Alternative payment models: Two medical group CEOs share keys to success

Doctor patient

Though alternative payment models require providers to take on many of the tasks traditionally done by payers, if executed well, they can improve care quality and be a boon for business, the top executives of two healthcare organizations said Tuesday.

John Kirk

“We really believe in this, and we think it’s better medicine,” said Pioneer Medical Group CEO John Kirk during a session at the Health Care Payment Learning & Action Network Summit, held at the Marriott Wardman Park hotel in the District of Columbia.

Kirk’s organization, an employed-physician multispecialty group comprising 61 providers in Southern California, now gets 82 percent of its revenue from capitation, he said. It calls its approach a “coordinated care model.”

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Capitation--or an upfront, per-member, per-month payment for providing medical services for a set population for a set time period--is the core financial element of that model, Kirk said. That payment was originally calculated just by age and gender, but now includes risk scores for individual patients, which is vital when it comes to negotiating rates with health plans. At the same time, that task means organizations like his are “slipping a little bit into the insurance world,” he noted.

Paul Durr

While Pioneer Medical Group’s model involves employed physicians, another way to approach capitation is through an independent practice association (IPA)--such as Sharp Community Medical Group. About 800 independent physicians in the San Diego area contract risk through the organization, CEO Paul Durr said during his presentation.

The size and geographic reach of the organization gives Sharp Community Medical Group a leg up when contracting with health plans, he said, but noted that a key to the IPA’s success was requiring doctors to belong exclusively to that group. Another key was developing a common electronic medical system--though he noted it wasn’t easy to get specialists on board.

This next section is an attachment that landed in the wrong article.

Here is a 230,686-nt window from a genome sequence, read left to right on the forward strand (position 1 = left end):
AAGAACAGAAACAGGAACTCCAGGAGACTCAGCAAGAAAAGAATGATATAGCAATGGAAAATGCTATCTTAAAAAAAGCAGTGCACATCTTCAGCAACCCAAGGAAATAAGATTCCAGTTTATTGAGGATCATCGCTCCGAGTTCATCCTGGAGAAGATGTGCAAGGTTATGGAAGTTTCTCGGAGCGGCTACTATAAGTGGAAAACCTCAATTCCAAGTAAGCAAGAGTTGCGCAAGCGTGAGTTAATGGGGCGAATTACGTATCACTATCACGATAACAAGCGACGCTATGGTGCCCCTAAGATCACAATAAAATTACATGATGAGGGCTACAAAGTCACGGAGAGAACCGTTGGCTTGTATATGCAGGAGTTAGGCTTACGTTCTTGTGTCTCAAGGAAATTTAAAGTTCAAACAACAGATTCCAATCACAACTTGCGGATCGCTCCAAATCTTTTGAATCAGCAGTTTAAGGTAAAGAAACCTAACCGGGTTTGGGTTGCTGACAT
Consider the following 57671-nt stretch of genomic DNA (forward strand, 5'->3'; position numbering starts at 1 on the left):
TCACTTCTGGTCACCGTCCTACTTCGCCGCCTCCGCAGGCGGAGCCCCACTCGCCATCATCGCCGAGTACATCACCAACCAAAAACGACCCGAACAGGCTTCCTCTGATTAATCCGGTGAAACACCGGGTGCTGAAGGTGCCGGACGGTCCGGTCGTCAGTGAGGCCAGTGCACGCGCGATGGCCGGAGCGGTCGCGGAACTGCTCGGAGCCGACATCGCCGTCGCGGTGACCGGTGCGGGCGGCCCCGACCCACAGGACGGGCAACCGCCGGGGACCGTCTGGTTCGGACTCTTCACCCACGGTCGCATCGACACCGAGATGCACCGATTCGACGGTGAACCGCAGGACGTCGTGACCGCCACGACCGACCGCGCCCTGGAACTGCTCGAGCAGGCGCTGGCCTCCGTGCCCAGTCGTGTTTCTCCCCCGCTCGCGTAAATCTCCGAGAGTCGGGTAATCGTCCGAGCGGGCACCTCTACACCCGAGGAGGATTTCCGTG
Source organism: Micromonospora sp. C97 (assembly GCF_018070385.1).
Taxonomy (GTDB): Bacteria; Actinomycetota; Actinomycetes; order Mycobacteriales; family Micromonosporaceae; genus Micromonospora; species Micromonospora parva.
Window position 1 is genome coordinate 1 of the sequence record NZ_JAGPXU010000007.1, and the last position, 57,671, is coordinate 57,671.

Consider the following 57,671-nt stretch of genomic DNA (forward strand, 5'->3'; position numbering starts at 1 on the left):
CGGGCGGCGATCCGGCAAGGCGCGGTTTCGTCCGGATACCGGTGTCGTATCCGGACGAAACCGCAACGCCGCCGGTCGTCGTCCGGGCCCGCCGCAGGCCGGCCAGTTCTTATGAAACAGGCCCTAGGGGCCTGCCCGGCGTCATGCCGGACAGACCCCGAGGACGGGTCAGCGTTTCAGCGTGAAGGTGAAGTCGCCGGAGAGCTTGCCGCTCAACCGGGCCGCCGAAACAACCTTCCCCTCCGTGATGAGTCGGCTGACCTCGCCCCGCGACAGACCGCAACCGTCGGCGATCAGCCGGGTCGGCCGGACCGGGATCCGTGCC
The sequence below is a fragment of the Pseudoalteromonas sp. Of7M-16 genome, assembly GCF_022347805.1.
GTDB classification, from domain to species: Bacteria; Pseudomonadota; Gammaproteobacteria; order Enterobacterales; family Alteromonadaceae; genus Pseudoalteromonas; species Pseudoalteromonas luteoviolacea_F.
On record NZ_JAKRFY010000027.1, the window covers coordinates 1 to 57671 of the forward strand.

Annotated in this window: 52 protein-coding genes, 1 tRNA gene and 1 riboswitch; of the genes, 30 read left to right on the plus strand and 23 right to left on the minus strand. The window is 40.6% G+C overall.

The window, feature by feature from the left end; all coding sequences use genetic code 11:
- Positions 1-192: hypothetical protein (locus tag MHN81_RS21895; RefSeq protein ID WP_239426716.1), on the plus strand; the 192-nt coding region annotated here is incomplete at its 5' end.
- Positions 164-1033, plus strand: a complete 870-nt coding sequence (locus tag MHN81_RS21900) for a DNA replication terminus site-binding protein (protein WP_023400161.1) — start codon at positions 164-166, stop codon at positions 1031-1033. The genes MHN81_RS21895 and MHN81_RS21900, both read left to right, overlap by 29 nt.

Additional core elements of successful alternative payment models, according to Durr and Kirk, include:

  • The power of data. For an organization that operates on an alternative payment model, “it’s all about control of the data,” Kirk said, which means the group should handle its own claims and provider credentialing. Having more data can also help in payer negotiations, according to Durr. One year, Sharp Community Medical Group negotiated a 20 percent rate increase in a health plan contract by leveraging data to demonstrate how many patients with complex conditions it was treating who were “out of the norm.” 
  • Utilization management. “If you only do one thing well, that’s what you want to do well,” Kirk said. One of the ways Pioneer Medical Group accomplishes that is with its after-hours clinics, which divert patients to a lower-cost alternative to the emergency department. Similarly, his organization has learned that “patient engagement really is effective at driving change,” Durr said, noting that they key is to engage patients in their own care when they experience a health event.
  • Provider engagement. Sharp Community Medical Group has been around since the late 1980s, Durr said, and only in recent years has it “developed a relationship with our providers from being seen not as a payer, but being seen as a partner.” It wasn’t until it required exclusivity from its providers, and then worked with them to design incentives, that it redefined its relationship with them.
  • Quality incentives. There are a wealth of resources available for alternative payment models to measure quality, Kirk noted, such as the government’s star ratings, CAPG’s standards of excellent program and the Integrated Healthcare Association’s pay-for-performance program. Through IHA’s program, Kirk noted, Pioneer Medical Group has been awarded $3.15 million in bonus payments since 2005.

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